Capital Comment Blog > Harry Jaffe|Local News
Booze Might Be George Huguely’s Salvation
The lacrosse player accused of killing his girlfriend could rely on the “voluntary intoxication” defense.
Judge and jurors in the George Huguely murder trial can rest assured of one fact: Huguely was wasted when he broke into Yeardley Love’s apartment in the wee hours of May 3, 2010. They heard testimony last week as the trial began that Huguely started drinking the morning before, pounded down beers all day, had wine at dinner and continued drinking into the night.
My reporting in the May 2011 issue of The Washingtonian showed that Kevin Carroll, Huguely’s roommate, testified in preliminary hearings that Huguely had been drinking that Sunday night. And Chris Clements, his lacrosse teammate who lived below, testified that he heard Huguely stumbling down the stairs and locked his door just before midnight, around the time he is alleged to have killed Love.
While these facts confirm Huguely’s profligate ways, they might play into the hands of his defense attorneys. In fact, they could help get him get a light sentence.
Commonwealth attorney Warner D. “Dave” Chapman has charged Huguely with first-degree murder, which carries a potential sentence of 20 years to life. But the prosecutor must prove that Huguely intended to kill Love, his on-and-off girlfriend during their four years at the University of Virginia.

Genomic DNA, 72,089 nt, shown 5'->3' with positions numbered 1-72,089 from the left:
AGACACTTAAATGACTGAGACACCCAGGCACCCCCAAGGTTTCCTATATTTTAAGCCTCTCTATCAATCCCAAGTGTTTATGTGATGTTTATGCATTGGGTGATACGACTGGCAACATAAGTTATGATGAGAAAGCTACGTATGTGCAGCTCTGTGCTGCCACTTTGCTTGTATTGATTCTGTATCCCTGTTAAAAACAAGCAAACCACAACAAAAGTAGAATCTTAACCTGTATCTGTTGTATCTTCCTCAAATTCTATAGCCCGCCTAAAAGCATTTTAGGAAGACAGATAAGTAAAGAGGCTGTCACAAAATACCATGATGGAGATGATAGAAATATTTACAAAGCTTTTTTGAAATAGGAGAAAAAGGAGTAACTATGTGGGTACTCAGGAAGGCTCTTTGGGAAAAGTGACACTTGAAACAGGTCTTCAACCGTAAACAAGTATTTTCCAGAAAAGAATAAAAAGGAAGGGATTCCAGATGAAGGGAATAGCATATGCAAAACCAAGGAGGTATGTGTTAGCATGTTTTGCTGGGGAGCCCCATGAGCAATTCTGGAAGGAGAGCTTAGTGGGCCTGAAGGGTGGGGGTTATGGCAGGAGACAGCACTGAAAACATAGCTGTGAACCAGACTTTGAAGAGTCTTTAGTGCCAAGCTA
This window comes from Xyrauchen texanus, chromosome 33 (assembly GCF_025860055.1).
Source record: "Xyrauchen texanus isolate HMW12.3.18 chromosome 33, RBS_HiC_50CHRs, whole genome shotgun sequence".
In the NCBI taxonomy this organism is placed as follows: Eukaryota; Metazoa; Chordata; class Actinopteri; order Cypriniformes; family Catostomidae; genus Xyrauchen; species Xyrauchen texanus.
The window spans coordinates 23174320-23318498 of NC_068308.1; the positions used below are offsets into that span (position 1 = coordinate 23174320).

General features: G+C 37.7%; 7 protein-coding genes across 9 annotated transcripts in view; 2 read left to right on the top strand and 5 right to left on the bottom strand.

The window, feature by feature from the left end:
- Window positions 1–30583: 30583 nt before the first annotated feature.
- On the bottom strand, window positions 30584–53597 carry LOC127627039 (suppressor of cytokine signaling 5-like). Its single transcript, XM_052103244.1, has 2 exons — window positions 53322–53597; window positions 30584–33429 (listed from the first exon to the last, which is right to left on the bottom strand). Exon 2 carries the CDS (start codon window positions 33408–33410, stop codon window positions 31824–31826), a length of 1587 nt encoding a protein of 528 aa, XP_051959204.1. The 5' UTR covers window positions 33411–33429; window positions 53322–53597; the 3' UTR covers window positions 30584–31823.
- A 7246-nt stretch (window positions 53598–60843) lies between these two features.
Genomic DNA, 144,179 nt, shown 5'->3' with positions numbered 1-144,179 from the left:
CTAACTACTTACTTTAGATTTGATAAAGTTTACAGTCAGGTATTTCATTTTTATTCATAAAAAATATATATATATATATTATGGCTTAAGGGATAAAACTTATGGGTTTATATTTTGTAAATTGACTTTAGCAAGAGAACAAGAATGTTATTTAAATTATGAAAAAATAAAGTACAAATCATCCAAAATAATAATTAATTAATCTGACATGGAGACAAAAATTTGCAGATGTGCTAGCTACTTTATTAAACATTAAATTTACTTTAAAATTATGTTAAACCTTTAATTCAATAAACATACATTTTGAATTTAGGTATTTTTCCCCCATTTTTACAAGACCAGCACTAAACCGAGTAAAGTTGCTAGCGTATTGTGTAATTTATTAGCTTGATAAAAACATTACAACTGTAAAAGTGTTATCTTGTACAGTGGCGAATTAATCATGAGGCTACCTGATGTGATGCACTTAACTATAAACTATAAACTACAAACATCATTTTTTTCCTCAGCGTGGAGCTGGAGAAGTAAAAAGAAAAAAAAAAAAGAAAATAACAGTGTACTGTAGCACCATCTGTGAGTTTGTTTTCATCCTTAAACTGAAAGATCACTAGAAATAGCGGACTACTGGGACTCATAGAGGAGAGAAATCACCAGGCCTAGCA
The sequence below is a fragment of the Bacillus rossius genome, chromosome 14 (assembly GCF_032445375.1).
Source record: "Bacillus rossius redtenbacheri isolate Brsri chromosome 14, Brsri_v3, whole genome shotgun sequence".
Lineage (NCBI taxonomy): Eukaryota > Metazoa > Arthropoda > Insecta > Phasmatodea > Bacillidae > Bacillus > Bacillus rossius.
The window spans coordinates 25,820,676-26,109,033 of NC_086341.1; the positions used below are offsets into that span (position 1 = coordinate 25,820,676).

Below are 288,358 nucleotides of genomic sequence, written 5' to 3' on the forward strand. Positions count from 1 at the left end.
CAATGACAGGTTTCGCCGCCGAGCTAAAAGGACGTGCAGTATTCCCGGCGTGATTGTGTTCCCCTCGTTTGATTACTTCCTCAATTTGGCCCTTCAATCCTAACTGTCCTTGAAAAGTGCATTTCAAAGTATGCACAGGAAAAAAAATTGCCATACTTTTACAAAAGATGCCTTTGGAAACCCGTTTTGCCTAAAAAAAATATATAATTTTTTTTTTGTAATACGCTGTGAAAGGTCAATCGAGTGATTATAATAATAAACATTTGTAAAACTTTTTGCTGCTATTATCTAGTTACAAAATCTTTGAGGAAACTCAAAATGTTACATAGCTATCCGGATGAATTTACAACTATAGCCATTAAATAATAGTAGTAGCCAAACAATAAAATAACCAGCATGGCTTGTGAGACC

“Voluntary intoxication,” in other words, getting filthy drunk, is “not an excuse for any crime,” a judge ruled in a 1988 case. But in a murder case out of Prince William County in 1998, Judge Richard Potter wrote: “Virginia recognizes only one exception to this rule: voluntary intoxication can negate the deliberation and premeditation required for first-degree murder.”
If that ruling remains relevant (and I can find nothing to discount it), Huguely’s lawyers might stand a good chance of convincing the jury that their client, 22 at the time of the alleged murder, was too drunk to know what he was doing and therefore not guilty of premeditated murder, under the “too drunk” defense.
That would be a win for Huguely, who would then be up for second-degree murder, which carries a sentence of up to 40 years.
In an eerily similar 2003 case, where wealthy Virginia student Andrew Alston was accused of knifing a local man to death in a drunken spree, a jury convicted him of voluntary manslaughter. It carries a maximum sentence of ten years. Alston got three.
This week, Chapman will hammer home his case that Huguely intended to kill Yeardley Love. Huguely’s lawyers will argue he was too drunk to know what he had done.
The jury will have to sift through the beers and the blood to determine Huguely’s fate.
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